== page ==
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I have seen many videos about paper wallets and different ways to store BTC. And I have choose to store using a cold wallet (paper wallet). But I am not sure what option I should choose: a normal BIP38 encrypted paper wallet, or a brain wallet printed in paper.

And plz tell me the differens with BIP38 and brain wallet.Thanks for your answer :D

P.S: Which one is securest?

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BIP38 wallets are significantly more secure and are resistant to brute-force attacks when a decent passphrase is used.

Generally the term "Brain Wallet" refers to one in which the private key is derived from a phrase you make up. These have been shown to be insecure because humans are bad at entropy and generally anything easy enough to remember is not safe.

Note: modern BIP39 wallets will generate a 12, 18 or 24 word "seed" phrase from which unlimited keys can be derived. These may look like a brain wallet, but are completely safe as long as they were created securely. Remembering these words can be challenging though, so generally better to write them somewhere and store securely.

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Brain wallets use your secret phrase to deterministically generate keys for you, meaning that you can never lose your wallet and there is no need to print it (except for extra-safe keeping). Hence the name, "brain" wallet (not paper wallet). But they have the downside that human chosen, and memorable, passphrases are usually easier to break. So in this sense, brain wallets are likely not as secure.

BIP38 wallets are password encrypted private keys stored on paper, and you can store the secret random password in a separate place. You can also do multisig with these wallets, I believe, so this has the potential to be much more secure. For example, if you made a 2 of 3 multisig address that you could send funds to, then even if an attacker got ahold of one key somehow, they still wouldn't be able to spend your funds.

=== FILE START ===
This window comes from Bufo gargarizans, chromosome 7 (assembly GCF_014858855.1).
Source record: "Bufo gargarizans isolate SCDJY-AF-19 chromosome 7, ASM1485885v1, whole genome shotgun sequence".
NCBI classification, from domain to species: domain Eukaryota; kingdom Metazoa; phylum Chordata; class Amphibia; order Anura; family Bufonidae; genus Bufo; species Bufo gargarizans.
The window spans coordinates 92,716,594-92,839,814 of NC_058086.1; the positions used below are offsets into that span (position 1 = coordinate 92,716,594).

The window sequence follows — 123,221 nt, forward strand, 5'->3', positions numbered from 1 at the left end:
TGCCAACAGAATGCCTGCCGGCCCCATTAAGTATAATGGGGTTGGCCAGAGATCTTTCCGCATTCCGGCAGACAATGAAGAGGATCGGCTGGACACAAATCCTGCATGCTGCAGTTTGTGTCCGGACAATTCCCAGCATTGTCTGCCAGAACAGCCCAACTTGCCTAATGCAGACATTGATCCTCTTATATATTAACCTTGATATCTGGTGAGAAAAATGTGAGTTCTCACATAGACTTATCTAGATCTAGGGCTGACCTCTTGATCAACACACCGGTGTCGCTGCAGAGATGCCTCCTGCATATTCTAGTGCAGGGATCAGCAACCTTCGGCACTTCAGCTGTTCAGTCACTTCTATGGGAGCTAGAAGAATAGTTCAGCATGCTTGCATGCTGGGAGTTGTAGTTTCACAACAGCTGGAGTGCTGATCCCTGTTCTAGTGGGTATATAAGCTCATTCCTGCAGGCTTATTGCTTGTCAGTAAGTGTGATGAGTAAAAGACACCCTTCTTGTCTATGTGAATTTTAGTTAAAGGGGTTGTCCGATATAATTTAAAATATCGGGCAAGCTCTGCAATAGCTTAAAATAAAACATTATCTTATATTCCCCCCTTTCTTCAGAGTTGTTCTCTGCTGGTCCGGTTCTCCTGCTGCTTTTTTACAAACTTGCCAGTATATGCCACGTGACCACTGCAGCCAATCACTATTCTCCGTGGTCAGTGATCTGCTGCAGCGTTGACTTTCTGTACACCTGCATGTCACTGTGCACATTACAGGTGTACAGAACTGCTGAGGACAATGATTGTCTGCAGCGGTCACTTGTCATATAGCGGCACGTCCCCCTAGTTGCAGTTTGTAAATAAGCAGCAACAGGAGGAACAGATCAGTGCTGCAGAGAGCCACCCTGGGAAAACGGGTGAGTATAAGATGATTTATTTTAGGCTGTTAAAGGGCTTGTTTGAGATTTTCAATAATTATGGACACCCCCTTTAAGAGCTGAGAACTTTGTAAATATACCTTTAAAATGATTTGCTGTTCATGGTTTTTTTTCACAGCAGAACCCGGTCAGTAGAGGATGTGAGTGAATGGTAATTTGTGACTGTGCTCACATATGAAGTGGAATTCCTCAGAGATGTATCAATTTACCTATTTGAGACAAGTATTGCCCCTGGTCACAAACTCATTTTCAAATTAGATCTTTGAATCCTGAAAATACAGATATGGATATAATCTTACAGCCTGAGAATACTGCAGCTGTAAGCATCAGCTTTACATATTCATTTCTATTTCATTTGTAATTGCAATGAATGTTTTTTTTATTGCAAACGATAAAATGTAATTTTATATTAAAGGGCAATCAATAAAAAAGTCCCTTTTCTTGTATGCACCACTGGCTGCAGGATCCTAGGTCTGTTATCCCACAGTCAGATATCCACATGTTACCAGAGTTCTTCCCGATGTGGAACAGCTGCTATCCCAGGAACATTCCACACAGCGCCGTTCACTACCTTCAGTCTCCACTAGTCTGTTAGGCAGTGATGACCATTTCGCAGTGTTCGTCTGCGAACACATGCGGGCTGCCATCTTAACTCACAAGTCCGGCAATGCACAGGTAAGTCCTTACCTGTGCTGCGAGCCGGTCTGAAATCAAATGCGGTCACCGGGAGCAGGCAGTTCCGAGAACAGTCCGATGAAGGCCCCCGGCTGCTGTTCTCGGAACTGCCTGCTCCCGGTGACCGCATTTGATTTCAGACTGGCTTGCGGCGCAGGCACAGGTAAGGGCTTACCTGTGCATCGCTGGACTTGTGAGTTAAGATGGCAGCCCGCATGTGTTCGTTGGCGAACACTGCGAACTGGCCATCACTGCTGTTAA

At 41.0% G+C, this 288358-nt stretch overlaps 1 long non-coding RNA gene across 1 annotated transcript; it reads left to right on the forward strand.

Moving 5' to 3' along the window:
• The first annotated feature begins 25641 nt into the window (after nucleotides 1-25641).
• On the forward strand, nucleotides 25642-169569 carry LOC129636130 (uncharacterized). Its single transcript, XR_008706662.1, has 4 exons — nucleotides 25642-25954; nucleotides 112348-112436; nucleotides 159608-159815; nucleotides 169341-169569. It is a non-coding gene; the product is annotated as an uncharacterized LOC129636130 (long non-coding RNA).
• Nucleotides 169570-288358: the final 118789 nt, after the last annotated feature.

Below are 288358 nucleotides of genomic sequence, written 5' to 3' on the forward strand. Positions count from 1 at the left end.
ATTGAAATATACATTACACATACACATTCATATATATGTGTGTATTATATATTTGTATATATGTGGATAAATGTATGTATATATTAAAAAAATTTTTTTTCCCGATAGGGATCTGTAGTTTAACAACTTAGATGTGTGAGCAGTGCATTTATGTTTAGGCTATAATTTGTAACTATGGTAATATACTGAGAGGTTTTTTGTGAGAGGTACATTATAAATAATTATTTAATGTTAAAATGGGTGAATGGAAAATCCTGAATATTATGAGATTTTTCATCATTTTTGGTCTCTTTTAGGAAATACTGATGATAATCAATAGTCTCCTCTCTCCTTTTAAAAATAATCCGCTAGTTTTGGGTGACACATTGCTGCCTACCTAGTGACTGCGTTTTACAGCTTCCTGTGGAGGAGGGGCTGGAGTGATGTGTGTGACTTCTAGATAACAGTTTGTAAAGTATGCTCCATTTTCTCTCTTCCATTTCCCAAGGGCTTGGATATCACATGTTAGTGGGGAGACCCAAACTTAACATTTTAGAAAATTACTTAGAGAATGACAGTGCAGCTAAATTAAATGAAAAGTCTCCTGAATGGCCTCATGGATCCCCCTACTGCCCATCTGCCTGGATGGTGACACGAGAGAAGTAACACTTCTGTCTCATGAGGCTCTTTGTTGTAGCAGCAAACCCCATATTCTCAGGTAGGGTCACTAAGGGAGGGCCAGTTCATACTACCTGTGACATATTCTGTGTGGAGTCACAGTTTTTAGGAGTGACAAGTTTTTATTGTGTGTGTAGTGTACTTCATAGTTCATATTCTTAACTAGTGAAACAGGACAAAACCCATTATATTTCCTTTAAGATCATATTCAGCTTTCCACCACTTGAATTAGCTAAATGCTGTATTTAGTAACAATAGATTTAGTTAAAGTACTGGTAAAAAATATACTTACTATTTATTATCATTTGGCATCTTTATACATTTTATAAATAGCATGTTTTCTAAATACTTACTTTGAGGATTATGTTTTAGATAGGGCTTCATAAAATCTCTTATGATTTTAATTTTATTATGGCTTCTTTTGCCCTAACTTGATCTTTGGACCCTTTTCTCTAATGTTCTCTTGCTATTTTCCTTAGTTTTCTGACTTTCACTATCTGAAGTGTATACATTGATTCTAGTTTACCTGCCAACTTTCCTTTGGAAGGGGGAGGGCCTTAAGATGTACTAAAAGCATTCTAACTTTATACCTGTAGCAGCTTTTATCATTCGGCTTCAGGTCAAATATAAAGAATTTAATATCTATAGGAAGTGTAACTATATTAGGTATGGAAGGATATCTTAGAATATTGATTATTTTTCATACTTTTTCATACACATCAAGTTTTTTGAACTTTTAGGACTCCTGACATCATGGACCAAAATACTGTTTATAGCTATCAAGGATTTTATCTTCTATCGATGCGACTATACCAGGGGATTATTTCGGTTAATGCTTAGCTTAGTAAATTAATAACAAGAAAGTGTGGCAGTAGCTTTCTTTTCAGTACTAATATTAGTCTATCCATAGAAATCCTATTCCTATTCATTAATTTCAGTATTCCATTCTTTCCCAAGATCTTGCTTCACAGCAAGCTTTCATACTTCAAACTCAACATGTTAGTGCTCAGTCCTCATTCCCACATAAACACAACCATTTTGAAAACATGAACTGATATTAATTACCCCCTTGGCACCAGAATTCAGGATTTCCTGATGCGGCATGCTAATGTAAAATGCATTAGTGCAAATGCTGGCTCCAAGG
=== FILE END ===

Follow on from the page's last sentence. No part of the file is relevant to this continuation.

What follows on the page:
Thus, you can see here the age-old compromise between convenience and security. Brain wallets are more convenient, but BIP38 paper wallets are more secure.

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BIP38 allows you to hide your private key in plain sight. Nobody knows what the private key is until they decrypt it with the password.

A brainwallet is essentially generating a private key by hashing a password or passphrase.

You can generate a private key using random or pseudorandom sources, or you can hash a password or passphrase. You can then, if you choose, create a paper wallet from that key, and conceal the key with a BIP38 password.

You could conceivably generate a brainwallet and print it out with BIP38 concealment. The caveat is that BIP38 will not protect a private key that was generated with a weak password/passphrase, regardless of how strong the BIP38 password is. BIP38 only protects the paper wallet from prying eyes. If someone already knows what the private key is, BIP38 provides no protection.

  • I think this is the most accurate answer. Brainwallets do not conflict with BIP38 or seeds; it's just one extra step in order to make it easier to remember (and unfortunately in most cases easier to crack by an attacker). – Gendarme Jan 22 at 23:40
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Why limit yourself and have the best of all worlds when you have all the power of bitcoin-explorer command line interface at your fingertips? The following examples should clearly answer your question with really short and sweet working examples.